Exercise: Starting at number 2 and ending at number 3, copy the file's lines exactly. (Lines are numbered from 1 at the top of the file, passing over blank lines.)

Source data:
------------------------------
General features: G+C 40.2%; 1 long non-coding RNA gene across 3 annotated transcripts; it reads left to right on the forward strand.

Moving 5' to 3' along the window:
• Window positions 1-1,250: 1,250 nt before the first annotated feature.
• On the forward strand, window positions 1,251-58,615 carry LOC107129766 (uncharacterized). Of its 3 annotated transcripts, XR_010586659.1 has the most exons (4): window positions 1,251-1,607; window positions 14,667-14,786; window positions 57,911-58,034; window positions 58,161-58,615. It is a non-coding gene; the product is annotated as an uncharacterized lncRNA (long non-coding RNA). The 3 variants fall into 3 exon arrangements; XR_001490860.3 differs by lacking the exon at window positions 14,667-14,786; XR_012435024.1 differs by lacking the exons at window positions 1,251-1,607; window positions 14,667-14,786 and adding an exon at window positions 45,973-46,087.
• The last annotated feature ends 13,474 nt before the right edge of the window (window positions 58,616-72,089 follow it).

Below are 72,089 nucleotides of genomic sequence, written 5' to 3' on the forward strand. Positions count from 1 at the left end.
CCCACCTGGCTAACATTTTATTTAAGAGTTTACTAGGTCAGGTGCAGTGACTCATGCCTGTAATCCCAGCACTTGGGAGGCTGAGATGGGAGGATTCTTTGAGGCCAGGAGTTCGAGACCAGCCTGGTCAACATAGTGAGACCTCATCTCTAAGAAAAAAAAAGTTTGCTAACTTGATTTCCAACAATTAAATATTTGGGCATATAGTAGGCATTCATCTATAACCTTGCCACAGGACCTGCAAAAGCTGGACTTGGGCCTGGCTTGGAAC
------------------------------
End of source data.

Moving 5' to 3' along the window:
• Window positions 1-1,250: 1,250 nt before the first annotated feature.